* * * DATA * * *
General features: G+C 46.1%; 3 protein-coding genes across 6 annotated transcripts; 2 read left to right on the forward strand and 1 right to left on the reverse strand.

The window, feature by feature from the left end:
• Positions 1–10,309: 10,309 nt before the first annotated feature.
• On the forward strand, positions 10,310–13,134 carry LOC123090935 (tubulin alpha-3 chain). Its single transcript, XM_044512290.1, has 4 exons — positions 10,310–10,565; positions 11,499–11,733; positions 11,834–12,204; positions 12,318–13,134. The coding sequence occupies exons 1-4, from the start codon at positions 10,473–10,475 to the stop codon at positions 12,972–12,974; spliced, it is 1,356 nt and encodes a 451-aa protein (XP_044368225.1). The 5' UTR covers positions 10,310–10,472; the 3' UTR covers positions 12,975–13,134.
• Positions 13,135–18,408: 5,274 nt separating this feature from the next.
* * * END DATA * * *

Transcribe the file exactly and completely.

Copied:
General features: G+C 46.1%; 3 protein-coding genes across 6 annotated transcripts; 2 read left to right on the forward strand and 1 right to left on the reverse strand.

The window, feature by feature from the left end:
• Positions 1–10,309: 10,309 nt before the first annotated feature.
• On the forward strand, positions 10,310–13,134 carry LOC123090935 (tubulin alpha-3 chain). Its single transcript, XM_044512290.1, has 4 exons — positions 10,310–10,565; positions 11,499–11,733; positions 11,834–12,204; positions 12,318–13,134. The coding sequence occupies exons 1-4, from the start codon at positions 10,473–10,475 to the stop codon at positions 12,972–12,974; spliced, it is 1,356 nt and encodes a 451-aa protein (XP_044368225.1). The 5' UTR covers positions 10,310–10,472; the 3' UTR covers positions 12,975–13,134.
• Positions 13,135–18,408: 5,274 nt separating this feature from the next.